What wonderful words are these, proceeding from a broken heart, which suggest that all life's struggles and sufferings work together toward some greater good, for those who love the Lord and are called according to His purpose (See Romans 8:28)? Could it be that even the greatest sorrows of our lives are messengers of good? This was the lesson that Joseph learned through his many wounds. Though men mean to do evil to us, God means it for good. He uses anything that happens to us to bring us into the perfection of His Son, Jesus Christ (See Hebrews 12:6).

Today's Josephs

Today, many are coming out of abusive church systems. Those, calling themselves "brothers," sold them into religious captivity. Those who loudly claimed to love them unconditionally now shun them and speak ill of them behind their backs. As a result, many of these wounded ones are openly hurt and bitter. They have been betrayed and their coat of many colors ripped from their backs and soaked in blood. Sadly, the gift that they dared to manifest among jealous brethren is now silent and they seek to avoid further wounding by focusing on the evil intentions of their brothers, often searching the scriptures for ammunition against their foes. "I'm never going to be hurt like that again. . . You meant it for evil. . ."

In the movie, "Patch Adams," there is a scene where Patch has just been put in an insane asylum, having given up on life altogether. One of the patents, an old man, comes up to him and thrusts four fingers inside his focal distance as he looked at the man's face. Then the man shouted, "How many fingers? How many fingers do you see?" Patch stepped back, looked and said, "Four." The man then said, "You are an idiot!" and stormed off. Later, Patch found out that this man was a genius and had voluntarily become interned because he could not stand the world outside. He went into the man's room and asked him what the answer to the riddle really was? The man said, "Three." If you had looked beyond the fingers and focused on my face you would have seen thee fingers, not four. You have to look beyond the obvious manifestation to see the solution to your problem."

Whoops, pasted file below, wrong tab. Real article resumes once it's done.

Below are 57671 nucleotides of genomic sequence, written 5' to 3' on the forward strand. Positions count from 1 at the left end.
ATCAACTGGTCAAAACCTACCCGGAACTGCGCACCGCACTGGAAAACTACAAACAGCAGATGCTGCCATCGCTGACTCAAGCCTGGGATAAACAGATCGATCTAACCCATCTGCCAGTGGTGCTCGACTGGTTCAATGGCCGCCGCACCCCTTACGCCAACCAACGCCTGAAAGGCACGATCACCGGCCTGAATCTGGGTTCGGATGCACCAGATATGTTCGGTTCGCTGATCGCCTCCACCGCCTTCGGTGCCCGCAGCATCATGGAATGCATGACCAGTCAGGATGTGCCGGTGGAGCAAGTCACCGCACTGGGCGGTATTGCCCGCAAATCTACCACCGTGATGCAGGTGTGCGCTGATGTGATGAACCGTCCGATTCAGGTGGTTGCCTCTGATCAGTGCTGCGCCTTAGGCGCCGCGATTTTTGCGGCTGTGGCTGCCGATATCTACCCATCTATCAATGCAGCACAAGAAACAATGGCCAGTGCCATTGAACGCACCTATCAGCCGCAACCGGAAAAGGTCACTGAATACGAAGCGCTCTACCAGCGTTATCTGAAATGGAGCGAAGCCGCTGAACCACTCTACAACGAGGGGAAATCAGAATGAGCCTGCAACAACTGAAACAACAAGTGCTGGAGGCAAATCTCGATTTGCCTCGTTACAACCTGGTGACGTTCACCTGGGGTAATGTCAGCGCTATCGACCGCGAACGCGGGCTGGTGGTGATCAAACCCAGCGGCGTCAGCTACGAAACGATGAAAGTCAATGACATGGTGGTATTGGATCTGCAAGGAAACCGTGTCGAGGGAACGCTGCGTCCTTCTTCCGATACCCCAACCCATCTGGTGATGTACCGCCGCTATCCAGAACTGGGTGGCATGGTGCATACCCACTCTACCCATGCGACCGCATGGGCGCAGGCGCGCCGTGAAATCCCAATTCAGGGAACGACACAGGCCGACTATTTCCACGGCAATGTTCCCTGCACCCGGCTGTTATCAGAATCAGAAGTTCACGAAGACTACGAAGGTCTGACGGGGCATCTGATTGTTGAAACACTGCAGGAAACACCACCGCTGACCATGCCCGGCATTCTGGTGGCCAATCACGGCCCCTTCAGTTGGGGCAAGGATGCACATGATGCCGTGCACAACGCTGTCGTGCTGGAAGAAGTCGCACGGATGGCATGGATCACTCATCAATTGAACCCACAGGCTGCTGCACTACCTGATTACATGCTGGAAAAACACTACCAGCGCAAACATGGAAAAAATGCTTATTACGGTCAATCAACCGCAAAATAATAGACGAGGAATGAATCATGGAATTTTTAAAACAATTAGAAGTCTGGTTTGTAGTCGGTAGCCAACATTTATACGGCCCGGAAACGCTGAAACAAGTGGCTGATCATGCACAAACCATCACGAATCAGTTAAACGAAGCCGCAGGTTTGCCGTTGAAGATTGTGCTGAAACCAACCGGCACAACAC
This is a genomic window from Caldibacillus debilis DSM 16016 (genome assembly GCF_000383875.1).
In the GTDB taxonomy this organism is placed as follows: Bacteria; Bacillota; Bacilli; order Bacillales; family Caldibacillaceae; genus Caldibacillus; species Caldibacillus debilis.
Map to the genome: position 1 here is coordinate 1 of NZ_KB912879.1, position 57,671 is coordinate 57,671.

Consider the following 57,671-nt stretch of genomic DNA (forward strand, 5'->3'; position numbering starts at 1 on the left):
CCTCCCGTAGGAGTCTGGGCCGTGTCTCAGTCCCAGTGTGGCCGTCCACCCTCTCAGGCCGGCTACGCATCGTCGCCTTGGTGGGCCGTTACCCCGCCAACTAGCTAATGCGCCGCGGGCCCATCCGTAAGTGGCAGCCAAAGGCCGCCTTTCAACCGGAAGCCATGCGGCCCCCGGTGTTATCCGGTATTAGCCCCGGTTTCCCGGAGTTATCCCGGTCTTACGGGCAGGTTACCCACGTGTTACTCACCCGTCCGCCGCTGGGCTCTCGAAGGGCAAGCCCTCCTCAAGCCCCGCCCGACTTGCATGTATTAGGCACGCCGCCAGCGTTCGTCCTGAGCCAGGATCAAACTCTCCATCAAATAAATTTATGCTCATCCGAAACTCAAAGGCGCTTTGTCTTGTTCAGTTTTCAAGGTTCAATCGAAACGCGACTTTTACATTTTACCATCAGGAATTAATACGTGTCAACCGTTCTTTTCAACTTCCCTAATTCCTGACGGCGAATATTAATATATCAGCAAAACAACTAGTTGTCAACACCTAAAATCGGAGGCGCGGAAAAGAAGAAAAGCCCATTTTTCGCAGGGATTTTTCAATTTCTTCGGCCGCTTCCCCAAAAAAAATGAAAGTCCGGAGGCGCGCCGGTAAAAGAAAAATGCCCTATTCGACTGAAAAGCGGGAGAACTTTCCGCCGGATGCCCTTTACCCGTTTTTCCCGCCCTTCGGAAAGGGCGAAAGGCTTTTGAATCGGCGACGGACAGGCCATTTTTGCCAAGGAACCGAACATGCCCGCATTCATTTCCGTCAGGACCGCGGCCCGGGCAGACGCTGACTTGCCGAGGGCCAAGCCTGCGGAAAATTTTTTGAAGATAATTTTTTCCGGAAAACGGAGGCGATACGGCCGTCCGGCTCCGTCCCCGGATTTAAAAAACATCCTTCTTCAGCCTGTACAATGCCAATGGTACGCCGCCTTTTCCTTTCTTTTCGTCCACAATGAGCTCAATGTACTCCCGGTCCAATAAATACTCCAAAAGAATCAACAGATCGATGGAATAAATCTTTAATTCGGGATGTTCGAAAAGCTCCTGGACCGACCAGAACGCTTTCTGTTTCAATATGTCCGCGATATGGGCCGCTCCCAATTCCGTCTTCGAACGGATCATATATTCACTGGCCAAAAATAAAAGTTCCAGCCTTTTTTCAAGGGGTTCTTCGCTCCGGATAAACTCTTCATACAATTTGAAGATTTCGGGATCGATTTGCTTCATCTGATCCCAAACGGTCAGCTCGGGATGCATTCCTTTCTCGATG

The key to forgiving our brothers is locked away from us until we finally come to see that our wounds are the wounds of a dear Friend (Proverbs 27:6). Until we see God's hand in our sufferings, we are destined to wrestle with flesh and blood, pointing the finger at our persecutors and blaming them for the injustice of it all.

In man's distorted, promiscuous view of love there is no room for pain, no place for discipline, and no value in wounds. Therefore, pain is met with resentment and wounding with retaliation. Their can be no lasting healing until we finally stop blaming our brothers and start thanking our Divine Friend, who loves us enough to wound us that he might heal us. Until we come to see that "God meant it for good", we can never forgive our brothers and know the goodness of His wounds.

"Come, let us return to the LORD! He has torn us in pieces; now he will heal us. He has injured us; now he will bandage our wounds. In just a short time, he will restore us so we can live in his presence. Oh, that we might know the LORD! Let us press on to know him! Then he will respond to us as surely as the arrival of dawn or the coming of rains in early spring." (Hosea 6:1-3 NLT)